I am a postdoc at University of Pennsylvania, working with Chris Callison-Burch. My research lies at the intersections of machine learning,
natural language processing, and social media. I am particularly
interested in designing learning algorithms for gleaning semantic and
structured knowledge from massive social media and web data. My work enables deeper analysis of text meaning and better natural language generation. I am an area chair for EMNLP 2016 and the publicity chair for NAACL 2016.
May 11 - University of Edinburgh
April 14/15 - Ohio State University
April 6/7 - University of North Carolina at Chapel Hill
March 22 - Arizona State University
March 17/18 - Vanderbilt University
March 11 - Imperial College London
March 3/4 - University of Waterloo
Feb 24 - Indiana University, Bloomington
Feb 18/19 - Washington University in St. Louis
Feb 15 - Simon Fraser University
Feb 11/12 - University of Alberta
Feb 4/5 - Yale University
area co-chair for EMNLP 2016, Summarization, Generation, Discourse, and Dialogue area.
Mar 2016, my 3rd TACL paper is officially accepted! A state-of-the-art natural language generation approach by optimizing syntax-based statistical machine translation.
[Summary] Social media provides a massive amount of valuable information and shows us how language is actually used by lots of people. This course covers several important machine learning algorithms and the core natural language processing techniques for obtaining and processing Twitter data.
I build probabilistic graphical models to extract semantic or structured knowledge from large volumes of data. I
designed the first succesful models to extract paraphrases from
Twitter that can scale up to billions of sentences. These web-scale
paraphrases enable natural language systems to handle errors (e.g.
“everytime” ↔ “every time”), lexical variations (e.g. “oscar nom’d
doc” ↔ “Oscar-nominated documentary”), rare words (e.g “NetsBulls
series” ↔ “Nets and Bulls games”), and language shifts (e.g. “is
bananas” ↔ “is great”) [BUCC2013][SemEval2015]. But it is difficult to capture such lexically divergent paraphrases by the conventional similarity-based approaches. I invented the multi-instance learning paraphrase (MultiP) model[TACL2014], which jointly infers latent word-sentence relations and relaxes the reliance on human annotation. It is a conditional random field model with latent variables [ACL2014][ACL2013], and the current state-of-the-art, outperforming deep leaning and latent space methods.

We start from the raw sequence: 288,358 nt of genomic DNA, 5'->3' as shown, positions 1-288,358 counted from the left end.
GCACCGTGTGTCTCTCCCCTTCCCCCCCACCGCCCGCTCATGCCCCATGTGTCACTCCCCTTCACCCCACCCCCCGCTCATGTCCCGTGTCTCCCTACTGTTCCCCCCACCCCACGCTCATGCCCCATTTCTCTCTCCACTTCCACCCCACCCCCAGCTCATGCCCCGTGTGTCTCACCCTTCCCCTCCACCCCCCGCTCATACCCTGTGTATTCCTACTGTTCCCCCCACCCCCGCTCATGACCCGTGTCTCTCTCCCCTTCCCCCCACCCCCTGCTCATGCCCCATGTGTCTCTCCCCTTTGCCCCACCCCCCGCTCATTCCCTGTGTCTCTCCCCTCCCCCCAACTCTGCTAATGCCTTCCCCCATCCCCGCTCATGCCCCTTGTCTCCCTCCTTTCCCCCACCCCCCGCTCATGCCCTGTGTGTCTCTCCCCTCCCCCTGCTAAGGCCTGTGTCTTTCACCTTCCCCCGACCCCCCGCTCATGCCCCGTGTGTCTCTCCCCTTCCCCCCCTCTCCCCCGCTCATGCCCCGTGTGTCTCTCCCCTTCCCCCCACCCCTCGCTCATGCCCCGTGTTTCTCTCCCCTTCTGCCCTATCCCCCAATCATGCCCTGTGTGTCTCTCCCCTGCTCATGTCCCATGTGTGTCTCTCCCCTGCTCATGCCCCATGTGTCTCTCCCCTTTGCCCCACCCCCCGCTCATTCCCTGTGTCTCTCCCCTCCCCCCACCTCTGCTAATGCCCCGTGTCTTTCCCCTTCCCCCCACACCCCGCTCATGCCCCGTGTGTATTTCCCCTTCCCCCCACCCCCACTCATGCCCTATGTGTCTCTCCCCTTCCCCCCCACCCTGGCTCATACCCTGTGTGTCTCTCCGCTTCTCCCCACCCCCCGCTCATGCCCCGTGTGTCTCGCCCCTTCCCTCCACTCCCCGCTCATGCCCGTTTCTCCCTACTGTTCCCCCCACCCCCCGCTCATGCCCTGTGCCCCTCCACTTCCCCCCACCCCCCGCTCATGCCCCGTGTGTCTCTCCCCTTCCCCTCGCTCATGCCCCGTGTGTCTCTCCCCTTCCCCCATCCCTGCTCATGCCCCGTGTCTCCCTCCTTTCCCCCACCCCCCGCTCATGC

Statistical Natural Language Generation (NLG) Framework
Many text-to-text generation problems can be thought of as sentential paraphrasing or monolingual machine translation. It faces an exponential search space larger than bilingual translation, but a much smaller optimal solution space due to specific task requirements. I advocate for a statistical text-to-text framework, building on top of statistical machine translation (SMT) technology. My recent work uncovered multiple serious problems in text simplification [TACL2015] research between 2010 and 2014, and set a new state-of-the-art by designing novel objective functions for optimizing syntax-based SMT and overgenerating with large-scale paraphrases [TACL2016]. I am also very interested in paraphrases of different language styles (e.g. historic ↔ modern [COLING2012], erroneous ↔ well-edited [BUCC2013], feminine ↔ masculine [AAAI2016]).
Multiple-instance Learning from Unlimited Text
Oct 2015, University of Maryland, College Park, MD (CLIP Colloquium)
Oct 2015, Ohio State University, Columbus, OH (Clippers Seminar)
Large-scale Paraphrase Acquisition from Twitter
May 2015, DARPA DEFT PI Meeting, Boulder, CO
Learning and Generating Paraphrases from Twitter and Beyond [poster]
Apr 2015, Carnegie Mellon University, Pittsburgh, PA
Apr 2015, Columbia University, New York, NY (NLP Talk)
Feb 2015, Johns Hopkins University, Baltimore, MD (CLIP Colloquium)
Paraphrases in Twitter [slides]
Feb 2015, Twitter.com, San Francisco, CA
Modeling Lexically Divergent Paraphrases in Twitter (and
Shakespeare!) [poster] Mar 2015, The City University of New York, New York, NY (NLP Seminar)
Feb 2015, IBM Research - Almaden, San Jose, CA
Feb 2015, UC Berkeley, Berkeley, CA
Feb 2015, UT Austin, Austin, TX (Forum for Artificial Intelligence)
Dec 2014, Yahoo! Research, New York, NY
Nov 2014, Carnegie Mellon
University, Pittsburgh, PA (CL+NLP Lunch Seminar)
Aug 2014, Microsoft Research,
Redmond, WA (Visiting Speaker Series)
Incremental Information Extraction
Apr 2012, Stanford Research Institute, Palo Alto, CA
May 2011, IARPA's
KDD PI Meeting, San Diego, CA
Information Extraction Research
Jan 2011, University of Washington,
Nov 2009, Thomson Reuters, Eagan,
Mar 2007, France Telecom, Beijing,
Places I interned and visited when I was a phd student:
2012-2013, University of Washington,
Summer 2011, Microsoft Research, Redmond,
Summer 2010, Amazon.com, Seattle, WA
Spring/Fall 2010, Educational Testing Service, Princeton, NJ
I am always happy to work with undergraduate and graduate students.
If you are a student at Penn and want to do some research, email
My past advisees all have published a paper with me: Quanze Chen (undergraduate UPenn → PhD University of Washington) Bin
Fu (undergraduate Tsinghua → PhD CMU → Google NYC) Mingkun Gao (master Upenn → PhD UIUC) Ray Lei (undergraduate UPenn) Maria Pershina (PhD NYU | I served on her thesis committee) Siyu Qiu (master UPenn → Hulu)
When I have spare time, I enjoy arts, traveling, snowboarding,
rock climbing, sailing and windsurfing.